Lawrencium users can go to our online documentation see how to get started. In the next several months we will continue to develop and add new features to the Jupyter Notebook service, so please stay tuned! As always, feedback, comments, implementation suggestions, feature requests, bug reports, are all welcome (to hpcshelp@lbl.gov)!

Happy crunching!



 

The Sympa mailing list server (lists.lbl.gov) upgrade is complete.


The Sympa mailing list server was offline due to a scheduled upgrade on Thursday, November 3, 2016 from 5 PM to 7:30 PM.  

This outage impacted all mailing lists provided by lists.lbl.gov including all Level 1 email lists.

During the upgrade, Sympa lists was unavailable.   Messages should be delivered when the the outage is complete.

 

This upgrade has been rescheduled for Thursday, November 3 at 5PM


The Sympa mailing list server (lists.lbl.gov) will be offline due to a scheduled upgrade on Thursday, November 3, 2016 from 5 PM to 8 PM.  

This outage will impact all mailing lists provided by lists.lbl.gov including all Level 1 email lists.

During the upgrade, Sympa lists will be unavailable.   Messages should be delivered when the the outage is complete.

The Sympa service will be upgraded to the most current version; the operating system on which the server runs will also be upgraded to make use of performance and security improvements.  


When accessing software.lbl.gov from off-site or LBNL-Visitor wireless you might encounter an error page or apache test page.

Please be advised that issue will be resolved by Monday, 10/24/2016 in the meantime please access the page using VPN connection.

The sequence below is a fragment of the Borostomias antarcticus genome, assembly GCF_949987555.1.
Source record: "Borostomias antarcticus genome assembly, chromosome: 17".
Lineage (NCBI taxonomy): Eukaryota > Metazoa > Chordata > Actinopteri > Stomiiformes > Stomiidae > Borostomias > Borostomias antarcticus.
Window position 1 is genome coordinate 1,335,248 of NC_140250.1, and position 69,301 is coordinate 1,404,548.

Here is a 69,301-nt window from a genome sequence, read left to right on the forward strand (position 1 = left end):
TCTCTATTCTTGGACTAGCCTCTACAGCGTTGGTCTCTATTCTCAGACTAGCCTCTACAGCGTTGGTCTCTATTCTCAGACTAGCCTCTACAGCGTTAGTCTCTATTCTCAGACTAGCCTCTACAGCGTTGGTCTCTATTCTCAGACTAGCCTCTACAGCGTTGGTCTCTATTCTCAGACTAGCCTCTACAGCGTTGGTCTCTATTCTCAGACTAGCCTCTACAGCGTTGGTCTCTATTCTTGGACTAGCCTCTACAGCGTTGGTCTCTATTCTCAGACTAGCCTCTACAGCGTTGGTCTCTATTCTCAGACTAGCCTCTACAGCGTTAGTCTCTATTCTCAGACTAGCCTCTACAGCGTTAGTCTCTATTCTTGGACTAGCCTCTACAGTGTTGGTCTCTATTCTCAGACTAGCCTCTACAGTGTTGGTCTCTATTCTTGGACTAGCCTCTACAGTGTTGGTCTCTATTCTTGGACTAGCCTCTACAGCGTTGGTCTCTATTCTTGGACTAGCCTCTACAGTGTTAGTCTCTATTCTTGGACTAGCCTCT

If you have questions or need assistance please contact the Help Desk at 510-486-4357

Biologists and neuroscientists at Stanford have standardized on Singularity for deploying and executing their BIDS  (Brain Imaging Data Structure) stack and bridging their development environments (desktops, workstations, and local servers) to traditional HPC. The workflows can now be distributed, archived and leveraged as well as run on any HPC resources that have Singularity installed. Stanford (among other sites) is now running these Singularity containers in production on their local HPC system (Sherlock) as well as on XSEDE resources like Comet at the San Diego Supercomputing Center and Stampede at the Texas Advanced Computing Center.

Developed by the IT Division HPC Services architect Gregory Kurtzer, Singularity facilitates application and workflow portability across different environments including HPC by allowing the user to package their applications, libraries, and operating environment into an image or container that can be run elsewhere. In HPC environments, Singularity containers have access to local and shared filesystems as well as having support for MPI. Users who develop their applications on their laptop or desktop now have a way to run their personal environment and applications on a HPC cluster.